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Abstract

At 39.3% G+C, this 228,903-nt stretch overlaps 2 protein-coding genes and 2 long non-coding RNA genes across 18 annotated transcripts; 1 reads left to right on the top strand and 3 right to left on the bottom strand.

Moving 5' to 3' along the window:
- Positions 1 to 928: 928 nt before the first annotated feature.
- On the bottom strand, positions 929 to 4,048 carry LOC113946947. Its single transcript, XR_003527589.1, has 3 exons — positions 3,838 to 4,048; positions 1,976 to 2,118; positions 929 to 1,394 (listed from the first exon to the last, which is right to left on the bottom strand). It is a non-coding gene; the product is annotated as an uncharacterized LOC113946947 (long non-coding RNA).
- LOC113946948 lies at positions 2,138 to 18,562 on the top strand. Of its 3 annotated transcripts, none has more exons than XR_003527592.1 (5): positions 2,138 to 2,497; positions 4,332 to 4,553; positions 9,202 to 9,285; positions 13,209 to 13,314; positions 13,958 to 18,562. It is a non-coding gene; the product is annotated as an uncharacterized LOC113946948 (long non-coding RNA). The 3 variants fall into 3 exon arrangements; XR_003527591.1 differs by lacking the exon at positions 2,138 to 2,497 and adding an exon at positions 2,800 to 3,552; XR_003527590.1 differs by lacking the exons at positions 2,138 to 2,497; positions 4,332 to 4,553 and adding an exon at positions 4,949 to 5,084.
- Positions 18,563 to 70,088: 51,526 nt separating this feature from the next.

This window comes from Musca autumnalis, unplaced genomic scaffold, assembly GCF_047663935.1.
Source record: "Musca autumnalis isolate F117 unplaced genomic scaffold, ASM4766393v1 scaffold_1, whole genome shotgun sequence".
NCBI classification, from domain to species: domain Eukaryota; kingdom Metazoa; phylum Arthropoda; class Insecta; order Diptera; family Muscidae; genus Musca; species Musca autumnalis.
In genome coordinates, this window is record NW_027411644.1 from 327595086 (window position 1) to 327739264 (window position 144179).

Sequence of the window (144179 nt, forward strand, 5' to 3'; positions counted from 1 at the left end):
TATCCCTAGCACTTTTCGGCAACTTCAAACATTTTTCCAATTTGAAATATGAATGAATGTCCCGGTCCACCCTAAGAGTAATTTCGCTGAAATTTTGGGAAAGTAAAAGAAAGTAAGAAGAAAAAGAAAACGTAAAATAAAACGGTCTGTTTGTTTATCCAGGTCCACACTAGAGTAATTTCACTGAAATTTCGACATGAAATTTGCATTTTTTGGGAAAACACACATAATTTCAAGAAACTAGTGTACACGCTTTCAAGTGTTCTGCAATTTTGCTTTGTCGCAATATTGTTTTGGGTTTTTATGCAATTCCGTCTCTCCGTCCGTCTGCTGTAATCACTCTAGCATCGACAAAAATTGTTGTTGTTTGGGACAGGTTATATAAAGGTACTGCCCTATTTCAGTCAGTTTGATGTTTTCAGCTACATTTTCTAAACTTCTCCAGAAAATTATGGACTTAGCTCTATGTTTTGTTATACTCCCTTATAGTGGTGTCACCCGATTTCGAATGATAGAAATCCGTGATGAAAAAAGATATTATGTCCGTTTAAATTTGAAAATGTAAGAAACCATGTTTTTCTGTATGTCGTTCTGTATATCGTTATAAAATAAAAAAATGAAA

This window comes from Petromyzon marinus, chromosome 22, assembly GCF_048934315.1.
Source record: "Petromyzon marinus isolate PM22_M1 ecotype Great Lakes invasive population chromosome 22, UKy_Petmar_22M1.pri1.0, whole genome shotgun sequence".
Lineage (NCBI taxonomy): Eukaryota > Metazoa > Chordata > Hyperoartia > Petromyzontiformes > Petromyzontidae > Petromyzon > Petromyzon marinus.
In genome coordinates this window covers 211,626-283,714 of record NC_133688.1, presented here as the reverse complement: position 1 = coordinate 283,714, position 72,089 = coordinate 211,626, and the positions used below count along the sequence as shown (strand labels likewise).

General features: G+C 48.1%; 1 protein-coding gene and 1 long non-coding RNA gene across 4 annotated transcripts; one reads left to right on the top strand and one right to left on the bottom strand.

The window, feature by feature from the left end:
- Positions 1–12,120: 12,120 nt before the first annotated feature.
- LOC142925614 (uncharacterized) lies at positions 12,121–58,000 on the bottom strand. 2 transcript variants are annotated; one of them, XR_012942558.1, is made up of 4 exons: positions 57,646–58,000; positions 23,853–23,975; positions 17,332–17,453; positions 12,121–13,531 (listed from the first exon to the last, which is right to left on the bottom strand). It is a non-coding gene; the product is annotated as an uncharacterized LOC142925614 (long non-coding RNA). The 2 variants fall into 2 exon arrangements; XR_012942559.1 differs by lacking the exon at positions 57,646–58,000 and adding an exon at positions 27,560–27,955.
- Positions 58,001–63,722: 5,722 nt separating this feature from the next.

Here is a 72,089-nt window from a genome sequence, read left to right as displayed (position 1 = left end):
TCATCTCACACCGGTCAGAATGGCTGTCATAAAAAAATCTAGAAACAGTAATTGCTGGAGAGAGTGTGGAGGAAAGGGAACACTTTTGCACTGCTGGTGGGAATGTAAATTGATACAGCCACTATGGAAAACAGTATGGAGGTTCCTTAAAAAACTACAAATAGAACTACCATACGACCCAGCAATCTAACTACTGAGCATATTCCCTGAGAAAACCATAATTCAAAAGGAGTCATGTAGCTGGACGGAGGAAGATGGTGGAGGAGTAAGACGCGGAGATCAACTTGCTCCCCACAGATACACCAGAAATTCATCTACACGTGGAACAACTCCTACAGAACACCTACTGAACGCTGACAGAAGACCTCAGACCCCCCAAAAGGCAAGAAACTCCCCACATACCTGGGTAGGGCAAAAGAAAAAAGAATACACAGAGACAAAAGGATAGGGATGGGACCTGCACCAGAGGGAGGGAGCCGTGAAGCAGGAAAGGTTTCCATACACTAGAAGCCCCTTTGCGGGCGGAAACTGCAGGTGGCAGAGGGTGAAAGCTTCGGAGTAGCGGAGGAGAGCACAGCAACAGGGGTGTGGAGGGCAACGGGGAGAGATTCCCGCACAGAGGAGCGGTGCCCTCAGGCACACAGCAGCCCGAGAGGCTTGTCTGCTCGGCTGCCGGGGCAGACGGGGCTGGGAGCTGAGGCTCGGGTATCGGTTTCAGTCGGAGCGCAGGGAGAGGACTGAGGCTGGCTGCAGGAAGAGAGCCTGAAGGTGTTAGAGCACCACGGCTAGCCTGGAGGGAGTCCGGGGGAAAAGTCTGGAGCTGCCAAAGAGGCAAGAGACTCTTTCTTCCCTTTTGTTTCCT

The costs of cleaning wheat exceed the domestic benefits of cleaning wheat. The absence of net domestic benefits from cleaning wheat suggests that the U.S. wheat market is responding efficiently to domestic market signals for less dockage and foreign material in wheat. An overall reduction in dockage and foreign material could benefit the U.S. wheat industry only if cleaner U.S. wheat induces sufficient trade benefits to overcome the net domestic cost. Barring any benefits from increased sales and premiums on the international market, there is no basis for mandatory cleaning requirements in the United States based on the costs and benefits of cleaning wheat. The least-cost alternative of cleaning wheat is at the subterminal elevator, which had a $23 million net cost.

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